Take away the set and the props of a theatrical performance and what do you have? An opportunity to get up close and personal with the struggles and confusions of 19th century 14-year-olds in CSU’s newest production, “Spring Awakening.”
This play breaks the conventional rules of theater. A forest is made of green light, a courtroom bathed in blue and a dive into the confused minds of teenage boys turns bright, almost blinding, pink. There is no set, no furniture and no props.
Challenging at first, the lack of concrete set gave actors the freedom to imagine the space.
“Working really simplistically forces you to focus on what you’re doing as an actor in the scene with your body,” said Mary Kate Tracey, sophomore chemical engineering major. Tracey plays Wendla, an innocent and naïve girl who begs for understanding of the adult world in the play.
The play is advertised as “In-your-face” theater, a style that provides close contact with the controversial themes of rape, suicide and sexual awareness.
“There are rules in social situations. The great thing about theater is we don’t have to have those rules,” said Garrett Ayers, guest director.
“Spring Awakening” was a risky move for the CSU Theater department because of the controversial content, however, Ayers brings an important lesson to the CSU stage.
“It’s a children’s tragedy because they’re the innocent ones, and not innocent in the sense that they don’t bear responsibility for their actions, but that they’re depending on all the adults to be role models for them,” Ayers said.
“If it’s a warning for anything is a very simple one: you have no control over what will happen to your child but you know that they will grow up. It’s a reminder that says regardless of your point of view, make informed choices out of love,” he said.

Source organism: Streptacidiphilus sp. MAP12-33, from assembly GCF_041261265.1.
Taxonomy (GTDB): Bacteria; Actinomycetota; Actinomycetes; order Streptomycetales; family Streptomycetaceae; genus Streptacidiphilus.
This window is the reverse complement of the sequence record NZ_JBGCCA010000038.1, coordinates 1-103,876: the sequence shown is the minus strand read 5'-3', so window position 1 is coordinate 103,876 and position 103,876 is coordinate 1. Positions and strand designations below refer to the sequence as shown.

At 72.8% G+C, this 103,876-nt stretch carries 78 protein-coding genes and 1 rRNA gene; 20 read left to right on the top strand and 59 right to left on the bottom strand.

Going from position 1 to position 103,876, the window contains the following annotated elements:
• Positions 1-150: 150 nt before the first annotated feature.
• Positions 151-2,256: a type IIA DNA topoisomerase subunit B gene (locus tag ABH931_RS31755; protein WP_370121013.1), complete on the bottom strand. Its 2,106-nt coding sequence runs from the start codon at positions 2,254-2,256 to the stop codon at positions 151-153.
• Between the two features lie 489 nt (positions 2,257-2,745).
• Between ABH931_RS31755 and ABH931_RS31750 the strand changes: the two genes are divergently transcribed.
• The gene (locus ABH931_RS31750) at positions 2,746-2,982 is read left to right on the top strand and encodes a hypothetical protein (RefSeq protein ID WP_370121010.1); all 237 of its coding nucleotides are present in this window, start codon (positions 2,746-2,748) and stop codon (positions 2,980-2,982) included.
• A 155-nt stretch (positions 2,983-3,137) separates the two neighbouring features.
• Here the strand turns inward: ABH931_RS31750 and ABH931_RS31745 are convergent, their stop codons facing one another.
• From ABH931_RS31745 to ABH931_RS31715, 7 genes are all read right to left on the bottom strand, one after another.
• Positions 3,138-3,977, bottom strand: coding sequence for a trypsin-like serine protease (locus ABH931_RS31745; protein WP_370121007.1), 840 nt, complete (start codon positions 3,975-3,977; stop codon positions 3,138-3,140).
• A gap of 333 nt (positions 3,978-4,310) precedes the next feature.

Junior theater major John Erickson plays Moritz, a stumbling, misunderstood boy who feels pressured by his parents and teachers.
Erickson compared the world of the play to today’s society.
“People still aren’t comfortable talking about those themes, and thus a lot of those same accidents happen. (The play) is like the “It Gets Better” campaign; it’s about finally telling people information that they should know, but no one’s ever told them,” Erickson said.
Some members of the cast are roommates; others had never met until auditions. For a guest director and a cast of friends and strangers, trust had to be the ultimate goal for a good performance.
“Everybody has just jumped in; the enthusiasm is something that I’ve loved,” Ayers said. “It’s been a real treat for me and it’s made me a better director.”
The energy has been challenged within the past week.
On Oct. 7, junior environmental health major Jason Laub was hit by a car while biking to the UCA to get ready for performance that night. Laub is in the male ensemble of the cast, playing both a student and a professor.
The accident occurred on Elizabeth and Taft hours before curtain. Laub had minor injuries to his knees and wrists after jumping off his bike to avoid the car coming out of a parking lot, but instead rolled over the hood of the car.
“The girl who was driving the car was nice enough to give me a ride to the UCA,” Laub said. “I was still in shock; after about half an hour the pain started to settle in. Our stage manager got a first aid kit, I took a few ibuprofen and went on stage.”
This is the third time in the past year that CSU theater students have gotten into car accidents on the day of a show, Laub said.
“I’m always so impressed of doing shows here because of the professionalism and the dedication,” Laub said.